Tabata intervals for fat loss

Our fellow QS forum member Naomi Most wrote an excellent post on fat loss, in which she recommends Tabata intervals. The first Google hit for Tabata intervals is an informative page on a fitness forum, which also lists the medical research behind the advantages of this short (4 minutes) High Intensity Interval Training for increasing anaerobic capacity.

There are also claims of efficient fat loss after the workout:

Tabata intervals have become quite popular online for fat loss (“Only 4 minutes instead of my half-hour cardio every day? Sign me up!”). However, dedicated fitness users on the very forum mentioned above claim that it’s silly to think that 4 minutes a day will result in much fat loss. Instead, they recommend 25 minutes of HIIT.

Has anyone quantified how Tabata intervals have worked for them?

Just a quick reply, but I will come back to this thread to talk more about my experience when I have more time:

It’s true that trying to get achieve fat loss using Tabatas as a replacement for “long slow” cardio is the wrong idea. (Many fitness pros are now saying the “fat burning zone” of cardio isn’t all it’s cracked up to be anyway.)

What you get out of Tabata training is all of the benefits that any type of cardiovascular training will give you EXCEPT FOR lots of calorie burning. Yes, you will burn a few calories more than sitting still, and you will raise your heart rate and have a bit of “afterburn”, but really, Tabata workouts aren’t the go-to for fat loss. (Look at intense continuous weight training using supersets for the best fat-burning effects…)

So what do you get?

Well, for starters, you can improve your body’s usage of fuel (glucose, ketones), keep your mitochondria healthy (which is a key to longevity), and promote overall cardiovascular health (circulatory system and oxygen exchange in the lungs).

You can also vastly improve your sprint performance for any sport by doing Tabata circuits – but only if you really push yourself (which is what you’re supposed to do anyway).

I do Tabata-style workouts twice a day during “heavy” training weeks and as few as 5 times a week on “off” weeks. I genuinely enjoy these workouts and use the iPhone app called “Seconds” to time them.

So far my quantification of “results” have been spotty, except I’ve lately been doing “before and after Tabata” tests of speed and skill on – preliminary data show that my problem-solving and spacial awareness go up sharply after a Tabata-style workout, while language skills seem unaffected (and sometimes go down due to my hands shaking from the exercise exertion).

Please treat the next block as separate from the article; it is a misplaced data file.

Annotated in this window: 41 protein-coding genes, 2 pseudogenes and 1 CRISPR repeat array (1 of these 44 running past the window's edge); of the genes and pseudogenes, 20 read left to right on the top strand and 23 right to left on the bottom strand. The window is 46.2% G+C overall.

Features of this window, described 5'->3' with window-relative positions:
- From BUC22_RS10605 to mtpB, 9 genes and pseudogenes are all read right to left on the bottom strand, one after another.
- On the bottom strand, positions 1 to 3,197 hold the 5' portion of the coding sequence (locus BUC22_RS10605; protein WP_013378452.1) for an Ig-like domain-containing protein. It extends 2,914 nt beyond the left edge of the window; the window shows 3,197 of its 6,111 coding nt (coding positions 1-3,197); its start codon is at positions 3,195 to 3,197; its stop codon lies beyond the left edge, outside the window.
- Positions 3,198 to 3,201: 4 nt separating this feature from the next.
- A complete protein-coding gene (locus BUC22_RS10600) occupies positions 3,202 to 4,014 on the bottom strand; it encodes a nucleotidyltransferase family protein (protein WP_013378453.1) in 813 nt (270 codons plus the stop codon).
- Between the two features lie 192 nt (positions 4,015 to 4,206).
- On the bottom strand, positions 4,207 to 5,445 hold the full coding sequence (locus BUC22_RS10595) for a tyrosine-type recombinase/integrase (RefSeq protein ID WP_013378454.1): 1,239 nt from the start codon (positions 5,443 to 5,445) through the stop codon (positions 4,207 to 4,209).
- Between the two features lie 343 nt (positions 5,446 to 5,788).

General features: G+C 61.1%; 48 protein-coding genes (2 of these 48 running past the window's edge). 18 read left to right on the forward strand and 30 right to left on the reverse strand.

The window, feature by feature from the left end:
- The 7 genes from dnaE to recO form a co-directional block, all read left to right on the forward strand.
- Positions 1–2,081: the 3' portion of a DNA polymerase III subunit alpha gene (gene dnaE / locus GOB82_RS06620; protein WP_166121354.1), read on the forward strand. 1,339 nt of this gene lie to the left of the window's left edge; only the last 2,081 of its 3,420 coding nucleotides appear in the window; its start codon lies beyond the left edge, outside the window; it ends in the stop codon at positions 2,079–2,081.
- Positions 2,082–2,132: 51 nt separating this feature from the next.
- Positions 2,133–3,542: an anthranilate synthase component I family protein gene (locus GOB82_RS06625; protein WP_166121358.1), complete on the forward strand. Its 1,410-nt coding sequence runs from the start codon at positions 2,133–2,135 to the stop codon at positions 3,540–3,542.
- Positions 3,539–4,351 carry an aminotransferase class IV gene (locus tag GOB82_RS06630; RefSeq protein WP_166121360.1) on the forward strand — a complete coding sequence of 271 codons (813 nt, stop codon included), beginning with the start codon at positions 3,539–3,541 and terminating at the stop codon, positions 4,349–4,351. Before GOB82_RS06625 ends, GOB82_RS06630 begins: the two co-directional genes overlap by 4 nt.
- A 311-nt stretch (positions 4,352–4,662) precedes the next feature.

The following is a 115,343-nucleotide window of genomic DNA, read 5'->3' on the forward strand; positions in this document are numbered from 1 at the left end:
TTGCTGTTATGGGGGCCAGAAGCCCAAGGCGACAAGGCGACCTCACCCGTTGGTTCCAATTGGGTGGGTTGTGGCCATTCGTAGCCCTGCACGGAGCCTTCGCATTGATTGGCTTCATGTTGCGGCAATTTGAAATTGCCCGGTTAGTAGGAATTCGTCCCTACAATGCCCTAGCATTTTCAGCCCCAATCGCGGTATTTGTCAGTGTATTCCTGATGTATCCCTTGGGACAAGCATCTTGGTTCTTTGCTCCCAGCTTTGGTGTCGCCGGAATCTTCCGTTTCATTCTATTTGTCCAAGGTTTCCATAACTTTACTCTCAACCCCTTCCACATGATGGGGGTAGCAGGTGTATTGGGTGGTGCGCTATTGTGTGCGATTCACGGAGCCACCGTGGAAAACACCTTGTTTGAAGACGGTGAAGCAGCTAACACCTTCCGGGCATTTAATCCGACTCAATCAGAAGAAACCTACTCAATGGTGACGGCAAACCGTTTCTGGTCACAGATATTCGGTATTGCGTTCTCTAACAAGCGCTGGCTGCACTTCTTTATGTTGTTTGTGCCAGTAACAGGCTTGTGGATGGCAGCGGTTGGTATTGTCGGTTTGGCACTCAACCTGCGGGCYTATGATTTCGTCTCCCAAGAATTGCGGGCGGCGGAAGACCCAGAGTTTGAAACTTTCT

This article - - by Dan John is an excellent description/review of the Tabata method. (Please disregard the “arms crossed” front squat technique - definitely NOT recommended.)
Fitness is a tricky business - especially considering the myriad of factors that influence what one person may define as fitness.
I require all of the people that I work with to keep a simple training journal. I also require them to set goals. If someone comes to me and says that their goal is to “get more fit” I tell them to come back when they have a goal that actually means something.
I think the one thing that I can consistently measure regarding “fat loss” is the rate at which my blood pressure rises every time I hear about some new method for optimizing the “fat loss” process…
Based on my experience “fat loss” to most people means looking better than they do now when they go to the beach. Exercise plays a part, perhaps a much smaller part than we think, in that process. I think most folks now agree that nutritional strategies (diet is such a nasty word!) play a much more important role in body composition determination. I believe it was the CrossFit people that said: “you cannot out-train a poor diet”.
Back to tabata:
When done properly - as the Dan John article on T-Nation suggests - the tabata protocol is going to seriously disrupt your homeostasis and should provide some quality adaptation!

I’m very curious to hear how other folks are tracking and monitoring their fitness.
Sites such as,, and the online logbook from Concept 2 are providing some powerful tools for tracking and comparing various types of fitness related data. I’ve used Google Docs with a friend to log and compare our workouts but I’ve yet to find something to replace my analog notebook/pen training log!


A huge variable here is how fat is measured. Most people use skin calipers, but they’re notoriously inaccurate. I gave them up years ago because subcutaneous inflammation causes much more of a difference than “fat loss.” Even to this day, if I eat inflammatory foods (those on the red side of the Bulletproof Diet) I get love handles, and the backs of my triceps and other parts you caliper literally swell. I can take toxin binding substances and it’s gone the next day, or wait a few days and it will go away. It’s not fat, but it shows as fat on a caliper measurement. You can also radically reduce the inflammation with liposomal glutathione.